Rich mutton bone curry

MUTTON bone curry is one of the classic Malay dishes usually prepared for the family.

It is seldom served to guests as the dish does not contain much meat.

Mutton is quite an expensive ingredient, so it makes sense to make the best use of every part of the meat.

When mutton bones are aplenty during this period of qurban (sacrificial rites), many households cook this dish to use up the offcuts and tendons.

The use of bones also gives the gravy more flavour and body, especially if you use bone that contains a lot of marrow.

It is best to get a variety of bone parts so that you get a good mixture of meat, tendon and marrow — all in one dish.

Gulai Tulang Kambing is a homely dish enjoyed by family members during Hari Raya. — Photos: LOW LAY PHON/The StarGulai Tulang Kambing is a homely dish enjoyed by family members during Hari Raya. — Photos: LOW LAY PHON/The Star

You can ask your butcher to cut up a medley of bones such as ribs, shank, spine and shoulder to cater to everyone’s favourite mutton parts.

Because the spice blend is also quite simple to prepare, I don’t usually buy pre-packaged spices. Grinding fresh ones in an electric mill results in a curry that truly tastes home-cooked.

The only ready-made ingredient that I use is kerisik (toasted grated coconut). You may omit this if it is unavailable, or if you do not like the taste.

I personally prefer my curry gravy to be smooth and creamy, and I find the gravy texture a bit coarse and gritty when there is kerisik in the curry.

Families who prepare this dish usually make a big pot of it because it can withstand prolonged cooking and keeps well.

In fact, it tastes even better the next day when the flavours of the spices have penetrated into the meat.

Gulai Tulang Kambing/ Mutton bone curry


4 tbsp cooking oil

3 sprigs curry leaves

5cm cinnamon stick

5 pods cloves

3 pods cardamom

3 pods star anise

1kg mutton bones

3 tbsp meat curry powder

3 tbsp chili powder

3 slices asam gelugur

1 cup thick coconut milk

2 tbsp kerisik, or toasted grated coconut

3 cups water

1 tsp salt to taste

1 tsp sugar to taste

Spice paste

2 bulbs red onions

5 bulbs shallots

3 cloves garlic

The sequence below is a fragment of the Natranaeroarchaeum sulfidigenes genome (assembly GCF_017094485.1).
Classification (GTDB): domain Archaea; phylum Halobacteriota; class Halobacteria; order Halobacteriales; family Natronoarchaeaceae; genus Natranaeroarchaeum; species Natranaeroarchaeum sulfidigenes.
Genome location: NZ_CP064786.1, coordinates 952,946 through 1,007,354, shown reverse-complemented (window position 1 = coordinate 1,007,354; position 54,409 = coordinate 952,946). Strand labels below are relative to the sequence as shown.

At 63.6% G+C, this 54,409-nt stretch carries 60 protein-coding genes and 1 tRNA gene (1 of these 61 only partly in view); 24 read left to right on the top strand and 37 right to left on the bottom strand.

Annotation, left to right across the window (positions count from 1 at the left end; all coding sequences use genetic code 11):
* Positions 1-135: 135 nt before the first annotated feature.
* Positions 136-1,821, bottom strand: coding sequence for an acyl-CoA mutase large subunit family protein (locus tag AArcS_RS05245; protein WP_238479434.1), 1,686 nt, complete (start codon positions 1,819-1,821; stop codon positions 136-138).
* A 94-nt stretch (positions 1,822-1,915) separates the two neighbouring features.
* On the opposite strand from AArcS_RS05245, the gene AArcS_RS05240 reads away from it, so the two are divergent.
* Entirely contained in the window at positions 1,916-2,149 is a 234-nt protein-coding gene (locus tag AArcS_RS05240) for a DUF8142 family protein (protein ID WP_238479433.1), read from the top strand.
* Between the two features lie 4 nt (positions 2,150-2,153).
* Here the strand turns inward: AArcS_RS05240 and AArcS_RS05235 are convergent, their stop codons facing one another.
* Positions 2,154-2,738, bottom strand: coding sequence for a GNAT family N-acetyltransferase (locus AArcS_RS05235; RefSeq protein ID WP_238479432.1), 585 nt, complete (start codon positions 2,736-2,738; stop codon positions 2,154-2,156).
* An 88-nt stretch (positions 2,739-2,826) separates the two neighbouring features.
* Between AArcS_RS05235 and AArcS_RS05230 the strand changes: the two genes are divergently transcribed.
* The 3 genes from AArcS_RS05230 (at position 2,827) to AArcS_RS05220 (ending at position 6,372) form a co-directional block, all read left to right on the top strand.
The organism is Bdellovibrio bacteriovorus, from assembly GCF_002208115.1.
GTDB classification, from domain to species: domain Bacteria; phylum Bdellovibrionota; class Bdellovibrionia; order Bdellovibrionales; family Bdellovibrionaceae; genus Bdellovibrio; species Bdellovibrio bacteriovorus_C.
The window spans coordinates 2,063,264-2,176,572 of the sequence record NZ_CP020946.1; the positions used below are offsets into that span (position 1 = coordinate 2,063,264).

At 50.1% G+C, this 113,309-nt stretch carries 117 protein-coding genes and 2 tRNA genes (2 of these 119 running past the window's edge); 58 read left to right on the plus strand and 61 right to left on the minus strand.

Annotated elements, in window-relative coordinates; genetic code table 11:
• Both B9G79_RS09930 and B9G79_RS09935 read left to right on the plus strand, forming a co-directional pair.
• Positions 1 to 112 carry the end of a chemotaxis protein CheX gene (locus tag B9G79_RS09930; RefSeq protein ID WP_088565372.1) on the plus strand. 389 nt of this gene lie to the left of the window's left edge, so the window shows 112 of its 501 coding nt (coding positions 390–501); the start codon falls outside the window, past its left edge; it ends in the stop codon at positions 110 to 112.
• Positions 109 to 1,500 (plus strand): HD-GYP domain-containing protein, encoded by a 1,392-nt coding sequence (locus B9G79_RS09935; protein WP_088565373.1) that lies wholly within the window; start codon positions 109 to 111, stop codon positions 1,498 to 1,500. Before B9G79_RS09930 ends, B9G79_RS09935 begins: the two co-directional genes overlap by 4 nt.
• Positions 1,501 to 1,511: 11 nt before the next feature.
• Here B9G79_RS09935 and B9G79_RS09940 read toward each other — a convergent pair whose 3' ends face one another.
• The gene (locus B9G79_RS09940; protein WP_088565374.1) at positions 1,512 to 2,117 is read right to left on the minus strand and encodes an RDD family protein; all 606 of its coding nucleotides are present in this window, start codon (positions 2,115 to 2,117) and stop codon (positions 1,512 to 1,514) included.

1 knob ginger

1 knob galangal


2 red chillies


Blend spice paste ingredients in an electric mill into a smooth paste.

Heat oil in a heavy-bottom pot. Temper curry leaves, cinnamon, cloves, cardamom and star anise in hot oil until fragrant. Add spice paste and sauté until dry and fragrant. Add curry powder and chilli powder and toss until oil starts to separate.

Add mutton bones and toss in curry paste until completely coated. Add asam gelugur, coconut milk, kerisik, water, salt and sugar to taste.

Cover with a lid and simmer over low heat for two hours, stirring constantly to keep from burning. If using a pressure cooker, pressurise on high for 40 minutes.

Depressurise when done, then add red chillies and simmer for about 5 minutes to reduce the liquid into a thick gravy. Serve with steamed rice.

Article type: metered
User Type: anonymous web
User Status:
Campaign ID: 46
Cxense type: free
User access status: 3

Join our Telegram channel to get our Evening Alerts and breaking news highlights

Next In Food News

Two new flavours for coffee brand’s ready-to-drink series
Salmon, scampi, strawberries:�The best food to pair with a rose wine
Are you cooking your green beans properly?
Old favourite from Malay kitchen never fails to wake up the palate
Meet Italy's top wine consultant, who counts the Pope as his client
Homesick Malaysians get family members to courier food from their hometowns
Miss your hometown's food? Many are now online and can even deliver to you!
KL hotel expands delivery menu from its restaurants
Malay delights to enjoy at home
From kerabu to vindaloo: There's more to Straits-born cuisine than you think

Stories You'll Enjoy